Take a long, hard look at those slaughterhouse trucks
To this day, no one has said it better than the Mahatma: “The greatness of a nation and its moral progress can be judged by the way its animals are treated.” Gandhi came from a nation where animals are in some cases revered, and in many others, treated with abominable cruelty. Just like, in fact, our own.
Although during this holiday season, millions of dollars are being spent on pet presents and treats, millions of factory-farmed animals continue to live and die in pain. And we turn away our faces. We simply don’t want to know.
Recently, a story splashed across the news about the Koch Foods slaughterhouse here in Chattanooga. An undercover video, made by the group Mercy for Animals, showed multiple, sickening abuses to living animals. A week later, similar allegations were made against the Pilgrim’s Pride slaughterhouse by both Animal Welfare Institute and Farm Sanctuary, calling it among the “10 worst in the nation.” The reaction from the companies that own the slaughterhouses? A familiar pattern: deny, discredit—and deny again.
And the media coverage? The news cycle has moved on, perhaps heavily prompted by the money—and it is blood money, make no mistake—that these companies spend, giving them the leverage to kill stories they want buried.
So the animals continue to suffer. And we just don’t want to know.
Don’t think my solution is “Everyone become a vegetarian.” As someone who stills eats fish (on my journey back to vegetarianism), I have chosen that path, but I don’t attempt to force it on others. But there are ways to raise and slaughter animals that are not cruel. And if you think that eating flesh from animals that lived and died in terror and pain has no consequences for you—science increasingly disagrees.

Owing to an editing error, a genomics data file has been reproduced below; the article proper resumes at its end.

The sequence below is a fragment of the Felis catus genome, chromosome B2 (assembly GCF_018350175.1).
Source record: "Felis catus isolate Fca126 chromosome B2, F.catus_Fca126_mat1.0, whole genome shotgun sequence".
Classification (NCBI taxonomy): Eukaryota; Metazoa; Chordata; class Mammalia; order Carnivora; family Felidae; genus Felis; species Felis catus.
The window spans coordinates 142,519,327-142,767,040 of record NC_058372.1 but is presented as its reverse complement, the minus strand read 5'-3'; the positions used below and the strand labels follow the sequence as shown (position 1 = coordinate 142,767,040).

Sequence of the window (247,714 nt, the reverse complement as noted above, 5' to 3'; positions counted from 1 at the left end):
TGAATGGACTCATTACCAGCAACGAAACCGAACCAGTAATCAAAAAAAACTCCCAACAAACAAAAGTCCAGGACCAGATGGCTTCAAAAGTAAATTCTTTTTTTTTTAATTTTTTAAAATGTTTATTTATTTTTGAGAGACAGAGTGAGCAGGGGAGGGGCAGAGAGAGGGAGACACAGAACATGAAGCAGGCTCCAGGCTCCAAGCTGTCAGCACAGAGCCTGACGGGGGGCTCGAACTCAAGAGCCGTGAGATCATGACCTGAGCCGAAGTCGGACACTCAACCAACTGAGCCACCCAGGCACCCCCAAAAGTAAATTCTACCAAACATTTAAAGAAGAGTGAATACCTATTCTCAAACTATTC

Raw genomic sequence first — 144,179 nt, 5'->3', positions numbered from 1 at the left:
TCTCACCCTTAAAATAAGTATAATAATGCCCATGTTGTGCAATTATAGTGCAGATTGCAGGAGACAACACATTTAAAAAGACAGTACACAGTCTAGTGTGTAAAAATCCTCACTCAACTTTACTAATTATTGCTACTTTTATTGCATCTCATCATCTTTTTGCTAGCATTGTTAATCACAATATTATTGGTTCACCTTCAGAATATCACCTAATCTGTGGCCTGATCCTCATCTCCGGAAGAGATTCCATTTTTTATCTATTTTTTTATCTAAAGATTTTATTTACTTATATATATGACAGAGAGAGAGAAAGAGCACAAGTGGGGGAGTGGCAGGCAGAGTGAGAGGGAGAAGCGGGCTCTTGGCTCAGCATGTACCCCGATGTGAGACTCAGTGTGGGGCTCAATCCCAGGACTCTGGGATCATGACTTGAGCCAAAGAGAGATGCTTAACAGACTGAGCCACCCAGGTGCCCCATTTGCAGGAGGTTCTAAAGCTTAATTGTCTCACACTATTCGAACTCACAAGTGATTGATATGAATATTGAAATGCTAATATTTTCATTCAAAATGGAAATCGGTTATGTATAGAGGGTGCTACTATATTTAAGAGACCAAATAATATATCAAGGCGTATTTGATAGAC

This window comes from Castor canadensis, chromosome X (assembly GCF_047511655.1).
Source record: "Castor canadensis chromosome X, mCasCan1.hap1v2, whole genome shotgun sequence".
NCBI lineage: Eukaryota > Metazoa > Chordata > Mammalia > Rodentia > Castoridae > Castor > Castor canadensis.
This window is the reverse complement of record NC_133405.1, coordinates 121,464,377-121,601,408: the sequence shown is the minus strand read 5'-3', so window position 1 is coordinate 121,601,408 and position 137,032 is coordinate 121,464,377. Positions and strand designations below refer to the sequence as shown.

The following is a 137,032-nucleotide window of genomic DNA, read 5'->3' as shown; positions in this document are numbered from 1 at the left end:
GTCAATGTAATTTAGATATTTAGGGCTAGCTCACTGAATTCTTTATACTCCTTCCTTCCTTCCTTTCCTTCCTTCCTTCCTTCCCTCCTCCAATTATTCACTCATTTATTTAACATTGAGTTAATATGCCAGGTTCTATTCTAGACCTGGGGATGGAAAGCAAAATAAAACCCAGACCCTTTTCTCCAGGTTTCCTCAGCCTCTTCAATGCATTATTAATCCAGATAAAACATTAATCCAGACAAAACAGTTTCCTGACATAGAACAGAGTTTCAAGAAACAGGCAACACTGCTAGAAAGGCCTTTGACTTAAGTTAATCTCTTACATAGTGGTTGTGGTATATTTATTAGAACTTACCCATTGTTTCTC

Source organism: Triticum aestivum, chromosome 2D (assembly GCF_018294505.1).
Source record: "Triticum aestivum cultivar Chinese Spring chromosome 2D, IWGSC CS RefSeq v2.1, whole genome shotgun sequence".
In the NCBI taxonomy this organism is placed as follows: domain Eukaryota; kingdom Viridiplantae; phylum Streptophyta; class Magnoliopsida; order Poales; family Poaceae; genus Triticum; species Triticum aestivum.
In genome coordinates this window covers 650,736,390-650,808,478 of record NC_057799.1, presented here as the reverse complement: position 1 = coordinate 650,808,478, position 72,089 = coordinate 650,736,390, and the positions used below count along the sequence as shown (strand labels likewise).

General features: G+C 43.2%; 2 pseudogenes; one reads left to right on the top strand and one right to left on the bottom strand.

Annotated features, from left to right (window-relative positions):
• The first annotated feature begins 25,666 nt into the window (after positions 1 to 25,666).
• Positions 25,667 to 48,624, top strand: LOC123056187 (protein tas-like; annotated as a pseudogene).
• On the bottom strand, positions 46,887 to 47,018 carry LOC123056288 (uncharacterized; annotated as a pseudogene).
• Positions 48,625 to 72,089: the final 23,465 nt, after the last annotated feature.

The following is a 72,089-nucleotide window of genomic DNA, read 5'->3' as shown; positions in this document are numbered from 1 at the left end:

Dr. Temple Grandin, known to many from the portrayal by Claire Danes in the film named for her, has pioneered research into the effects caused by inhumane treatment of factory-farmed animals. Her conclusions: Epinephrine (adrenaline) and norepinephrine (stress hormones) when released into the blood stream will stay in the body and affect the quality of the meat. When you eat this meat, you are ingesting those hormones and hormone-induced byproducts. Consuming this type of meat can cause unwanted health problems.
Jonathan Safran Foer, in his book “Eating Animals,” takes it further: “Perhaps in the back of our minds we already understand, without all the science I’ve discussed, that something terribly wrong is happening. Our sustenance now comes from misery. We know that if someone offers to show us a film on how our meat is produced, it will be a horror film. We perhaps know more than we care to admit, keeping it down in the dark places of our memory—disavowed. When we eat factory-farmed meat we live, literally, on tortured flesh. Increasingly, that tortured flesh is becoming our own.”
“But I still don’t want to be a vegetarian,” you say. OK. You can buy meats from local farmers who raise and slaughter humanely. You can raise your voice against the barbaric practices of factory farming. You can stop turning your face away.
“The assumption that animals are without rights and the illusion that our treatment of them has no moral significance is a positively outrageous example of Western crudity and barbarity. Universal compassion is the only guarantee of morality.”
—Arthur Schopenhauer, “The Basis of Morality”